~ Nancy for the win. Wish I had something that juicy to report ~

    As a grade school “walker” I yearned to ride the bus. I didn’t know what happened on the bus, but man I wanted to ride it. Before entering seventh grade, I switched from public to private school, mainly so I could finally be a “bus rider.”

    I learned how to write in motion so I could procrastinate on my homework from the previous day. I learned how to change out of my uniform and into “real people clothes” without a speck of indecency. And, I learned I never wanted to ride a bus again. First on, last off.

    • Diane Chamberlain on January 25, 2015 at 3:21 pm

      I can see I missed out on a lot by not riding the bus.

  10. amp on January 24, 2015 at 11:44 pm

    Memories from God’s Own Country ..”Kerala” , India..

    17 years back…
    10 year old student, having a long journey in bus…almost 1 n half hours…though his home is 5 km from school…
    yeah, my school then had 5 or 6 buses and school have to route those buses through almost all door steps..
    each bus will have an ‘aaya” (school maid)… who will make sure that students are well behaved and will be there always for any needs..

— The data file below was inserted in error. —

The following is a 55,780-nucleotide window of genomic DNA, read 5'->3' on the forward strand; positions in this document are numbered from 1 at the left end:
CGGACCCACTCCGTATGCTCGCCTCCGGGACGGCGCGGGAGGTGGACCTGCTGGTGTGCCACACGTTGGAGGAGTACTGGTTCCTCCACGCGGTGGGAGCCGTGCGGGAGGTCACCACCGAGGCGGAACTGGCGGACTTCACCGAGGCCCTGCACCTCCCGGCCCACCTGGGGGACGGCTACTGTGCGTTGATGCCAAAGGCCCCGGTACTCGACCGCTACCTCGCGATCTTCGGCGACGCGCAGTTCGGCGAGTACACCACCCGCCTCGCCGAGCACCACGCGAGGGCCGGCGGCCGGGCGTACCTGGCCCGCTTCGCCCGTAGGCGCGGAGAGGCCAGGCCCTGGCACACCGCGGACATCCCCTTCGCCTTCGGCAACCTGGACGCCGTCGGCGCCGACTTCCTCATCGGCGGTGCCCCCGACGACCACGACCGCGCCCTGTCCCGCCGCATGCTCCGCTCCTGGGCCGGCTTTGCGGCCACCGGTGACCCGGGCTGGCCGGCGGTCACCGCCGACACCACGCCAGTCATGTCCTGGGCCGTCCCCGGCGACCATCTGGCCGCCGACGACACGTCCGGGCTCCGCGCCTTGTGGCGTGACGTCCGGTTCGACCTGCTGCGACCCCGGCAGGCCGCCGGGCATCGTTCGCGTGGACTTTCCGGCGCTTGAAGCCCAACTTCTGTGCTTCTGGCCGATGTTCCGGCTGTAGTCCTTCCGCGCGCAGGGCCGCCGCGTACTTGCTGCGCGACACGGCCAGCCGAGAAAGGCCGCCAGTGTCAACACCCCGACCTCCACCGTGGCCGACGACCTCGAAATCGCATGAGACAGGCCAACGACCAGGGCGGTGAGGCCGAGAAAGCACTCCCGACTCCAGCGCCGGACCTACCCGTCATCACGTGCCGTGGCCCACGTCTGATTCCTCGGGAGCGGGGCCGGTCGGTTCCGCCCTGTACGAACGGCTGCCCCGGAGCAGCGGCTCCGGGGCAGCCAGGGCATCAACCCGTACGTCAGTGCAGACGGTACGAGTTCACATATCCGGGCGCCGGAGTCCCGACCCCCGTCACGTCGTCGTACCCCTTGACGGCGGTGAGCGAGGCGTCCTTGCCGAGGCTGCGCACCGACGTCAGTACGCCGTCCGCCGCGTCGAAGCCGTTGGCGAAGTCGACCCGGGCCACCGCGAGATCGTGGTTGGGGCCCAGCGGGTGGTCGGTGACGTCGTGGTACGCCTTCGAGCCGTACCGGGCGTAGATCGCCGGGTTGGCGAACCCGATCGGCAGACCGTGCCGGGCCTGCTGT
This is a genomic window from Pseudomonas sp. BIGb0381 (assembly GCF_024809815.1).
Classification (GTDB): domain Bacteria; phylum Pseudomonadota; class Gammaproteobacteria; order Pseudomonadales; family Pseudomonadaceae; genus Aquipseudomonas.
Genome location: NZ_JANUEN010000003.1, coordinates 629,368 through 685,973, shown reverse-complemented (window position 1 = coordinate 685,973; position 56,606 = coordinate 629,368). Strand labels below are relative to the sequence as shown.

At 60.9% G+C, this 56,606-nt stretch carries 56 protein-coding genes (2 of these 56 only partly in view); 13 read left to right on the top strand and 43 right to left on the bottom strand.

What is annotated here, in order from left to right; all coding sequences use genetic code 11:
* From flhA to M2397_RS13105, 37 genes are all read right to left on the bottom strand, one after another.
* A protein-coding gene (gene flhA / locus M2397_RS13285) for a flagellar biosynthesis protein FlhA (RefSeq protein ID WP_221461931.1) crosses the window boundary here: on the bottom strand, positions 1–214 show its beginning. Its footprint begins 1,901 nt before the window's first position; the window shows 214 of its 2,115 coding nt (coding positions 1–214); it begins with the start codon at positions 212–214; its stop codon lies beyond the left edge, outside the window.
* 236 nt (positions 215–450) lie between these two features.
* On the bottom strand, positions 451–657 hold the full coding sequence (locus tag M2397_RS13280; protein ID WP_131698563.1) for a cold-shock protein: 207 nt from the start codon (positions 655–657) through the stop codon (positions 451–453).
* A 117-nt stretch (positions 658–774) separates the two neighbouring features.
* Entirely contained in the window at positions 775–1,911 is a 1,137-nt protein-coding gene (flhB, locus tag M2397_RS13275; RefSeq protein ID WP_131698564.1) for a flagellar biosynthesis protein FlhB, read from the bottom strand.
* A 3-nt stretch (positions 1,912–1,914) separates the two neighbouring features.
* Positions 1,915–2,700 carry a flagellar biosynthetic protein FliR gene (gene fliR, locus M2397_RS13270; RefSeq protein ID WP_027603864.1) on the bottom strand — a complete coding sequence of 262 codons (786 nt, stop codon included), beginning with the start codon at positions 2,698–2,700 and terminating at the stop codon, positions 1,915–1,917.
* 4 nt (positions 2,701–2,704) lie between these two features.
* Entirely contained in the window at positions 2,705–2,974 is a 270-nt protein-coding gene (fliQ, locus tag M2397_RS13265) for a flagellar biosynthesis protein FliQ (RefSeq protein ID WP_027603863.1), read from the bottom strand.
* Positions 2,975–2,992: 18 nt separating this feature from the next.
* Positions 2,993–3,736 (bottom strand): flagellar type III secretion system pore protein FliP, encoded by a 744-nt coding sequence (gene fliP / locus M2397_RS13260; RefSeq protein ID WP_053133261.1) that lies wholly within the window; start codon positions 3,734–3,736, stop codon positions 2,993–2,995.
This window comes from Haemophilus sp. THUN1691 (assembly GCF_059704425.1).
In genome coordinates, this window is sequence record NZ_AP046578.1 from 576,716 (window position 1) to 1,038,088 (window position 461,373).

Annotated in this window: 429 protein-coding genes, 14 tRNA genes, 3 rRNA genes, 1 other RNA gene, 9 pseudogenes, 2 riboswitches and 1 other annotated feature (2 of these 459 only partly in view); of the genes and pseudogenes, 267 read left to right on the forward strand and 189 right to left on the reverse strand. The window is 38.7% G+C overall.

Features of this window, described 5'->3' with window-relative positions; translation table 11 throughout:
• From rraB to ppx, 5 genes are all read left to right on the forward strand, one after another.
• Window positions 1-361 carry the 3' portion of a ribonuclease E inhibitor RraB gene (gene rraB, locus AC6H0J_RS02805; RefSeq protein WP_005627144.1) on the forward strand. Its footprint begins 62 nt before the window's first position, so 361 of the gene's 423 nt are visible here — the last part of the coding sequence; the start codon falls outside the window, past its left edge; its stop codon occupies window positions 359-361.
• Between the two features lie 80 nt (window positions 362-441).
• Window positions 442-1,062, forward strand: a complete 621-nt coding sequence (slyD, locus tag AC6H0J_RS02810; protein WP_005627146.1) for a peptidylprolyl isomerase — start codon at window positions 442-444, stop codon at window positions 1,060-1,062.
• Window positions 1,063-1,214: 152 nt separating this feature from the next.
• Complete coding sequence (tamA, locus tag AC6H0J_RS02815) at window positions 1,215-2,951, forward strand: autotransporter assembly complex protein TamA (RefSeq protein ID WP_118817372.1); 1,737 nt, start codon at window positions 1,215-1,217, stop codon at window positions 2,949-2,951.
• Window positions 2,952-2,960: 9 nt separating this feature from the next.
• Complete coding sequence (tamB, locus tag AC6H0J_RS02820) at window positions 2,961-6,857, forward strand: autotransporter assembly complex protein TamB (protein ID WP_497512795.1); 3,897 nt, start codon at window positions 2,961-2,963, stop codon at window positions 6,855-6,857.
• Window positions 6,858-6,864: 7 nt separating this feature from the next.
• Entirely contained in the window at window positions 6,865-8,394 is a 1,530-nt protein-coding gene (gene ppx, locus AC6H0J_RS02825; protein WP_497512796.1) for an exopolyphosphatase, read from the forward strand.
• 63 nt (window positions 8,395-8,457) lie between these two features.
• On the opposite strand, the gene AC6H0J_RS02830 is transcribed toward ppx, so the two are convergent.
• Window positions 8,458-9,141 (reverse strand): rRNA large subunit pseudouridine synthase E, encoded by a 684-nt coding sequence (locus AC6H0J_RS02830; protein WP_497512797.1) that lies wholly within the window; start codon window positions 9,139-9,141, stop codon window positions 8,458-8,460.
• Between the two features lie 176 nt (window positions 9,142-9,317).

that time a famous bubble gum brand conducted a contest… collect the scores from wrappers and when it reach 100, you will get a CRICKET BAT !!!
    one of our friend was showing us those wrappers and it was close to 100 then…and we were shouting at each other…HEY GUYS HE IS GONNA GET A BAT !!
    All of a sudden this maid is there and was too furious at our behavior.. without even thinking whats this wrapper is all about…she grabbed it from him…and thrown out from the moving bus !!!

    its not the wrappers…we saw the CRICKET BAT itself slipping that close from us….

  11. Fran Currier on January 25, 2015 at 12:05 am